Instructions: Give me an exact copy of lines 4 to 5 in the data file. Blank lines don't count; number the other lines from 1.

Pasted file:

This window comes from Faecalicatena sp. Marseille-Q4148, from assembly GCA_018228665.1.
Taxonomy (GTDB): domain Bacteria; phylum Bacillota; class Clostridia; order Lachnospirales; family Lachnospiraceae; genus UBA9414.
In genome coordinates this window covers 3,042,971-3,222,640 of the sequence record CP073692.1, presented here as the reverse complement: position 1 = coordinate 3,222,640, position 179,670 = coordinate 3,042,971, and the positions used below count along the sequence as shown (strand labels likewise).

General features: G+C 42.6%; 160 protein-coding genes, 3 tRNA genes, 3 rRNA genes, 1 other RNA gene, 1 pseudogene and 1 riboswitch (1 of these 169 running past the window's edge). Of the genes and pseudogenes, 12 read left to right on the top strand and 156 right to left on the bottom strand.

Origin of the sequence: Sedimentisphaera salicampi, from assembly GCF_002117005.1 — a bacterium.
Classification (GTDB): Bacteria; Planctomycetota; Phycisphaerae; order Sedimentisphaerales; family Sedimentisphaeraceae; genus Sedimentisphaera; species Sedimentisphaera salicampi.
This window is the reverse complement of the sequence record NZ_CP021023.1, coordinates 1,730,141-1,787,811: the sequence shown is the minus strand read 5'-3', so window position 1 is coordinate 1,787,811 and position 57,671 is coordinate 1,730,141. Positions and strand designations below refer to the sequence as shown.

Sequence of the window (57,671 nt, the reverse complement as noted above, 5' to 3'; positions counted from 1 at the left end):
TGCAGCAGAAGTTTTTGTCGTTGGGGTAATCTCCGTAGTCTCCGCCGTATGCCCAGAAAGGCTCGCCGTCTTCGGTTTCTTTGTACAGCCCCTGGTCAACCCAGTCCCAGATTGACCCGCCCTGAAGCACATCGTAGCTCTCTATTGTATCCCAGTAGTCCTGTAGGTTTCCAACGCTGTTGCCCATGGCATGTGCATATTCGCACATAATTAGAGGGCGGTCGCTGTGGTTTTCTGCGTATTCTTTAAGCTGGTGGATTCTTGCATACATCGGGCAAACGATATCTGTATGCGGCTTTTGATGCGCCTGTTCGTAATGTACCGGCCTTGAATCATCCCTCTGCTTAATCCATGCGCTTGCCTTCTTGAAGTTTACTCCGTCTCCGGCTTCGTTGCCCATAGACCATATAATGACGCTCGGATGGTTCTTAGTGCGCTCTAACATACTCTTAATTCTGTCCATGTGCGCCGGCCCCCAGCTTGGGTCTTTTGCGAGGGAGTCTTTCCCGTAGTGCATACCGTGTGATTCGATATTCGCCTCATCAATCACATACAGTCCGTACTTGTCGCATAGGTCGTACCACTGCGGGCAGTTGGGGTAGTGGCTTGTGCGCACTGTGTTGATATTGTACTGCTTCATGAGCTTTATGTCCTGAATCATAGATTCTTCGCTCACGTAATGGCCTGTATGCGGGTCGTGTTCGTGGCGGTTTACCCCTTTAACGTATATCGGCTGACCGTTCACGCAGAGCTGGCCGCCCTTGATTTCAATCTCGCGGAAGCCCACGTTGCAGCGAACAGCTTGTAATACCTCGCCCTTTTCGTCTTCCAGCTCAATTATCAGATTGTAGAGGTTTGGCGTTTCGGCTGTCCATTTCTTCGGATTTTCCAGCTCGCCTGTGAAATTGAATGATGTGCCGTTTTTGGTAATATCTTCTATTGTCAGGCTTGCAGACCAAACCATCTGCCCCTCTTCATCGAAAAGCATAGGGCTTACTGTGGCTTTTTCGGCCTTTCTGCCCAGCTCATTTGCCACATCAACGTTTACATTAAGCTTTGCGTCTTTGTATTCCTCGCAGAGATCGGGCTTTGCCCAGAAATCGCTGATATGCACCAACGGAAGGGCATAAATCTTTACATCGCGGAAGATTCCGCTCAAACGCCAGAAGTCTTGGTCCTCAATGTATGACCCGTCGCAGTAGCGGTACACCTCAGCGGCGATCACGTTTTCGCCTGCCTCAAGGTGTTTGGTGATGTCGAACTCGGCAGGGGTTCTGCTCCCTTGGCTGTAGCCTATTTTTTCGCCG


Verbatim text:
General features: G+C 42.6%; 160 protein-coding genes, 3 tRNA genes, 3 rRNA genes, 1 other RNA gene, 1 pseudogene and 1 riboswitch (1 of these 169 running past the window's edge). Of the genes and pseudogenes, 12 read left to right on the top strand and 156 right to left on the bottom strand.

Origin of the sequence: Sedimentisphaera salicampi, from assembly GCF_002117005.1 — a bacterium.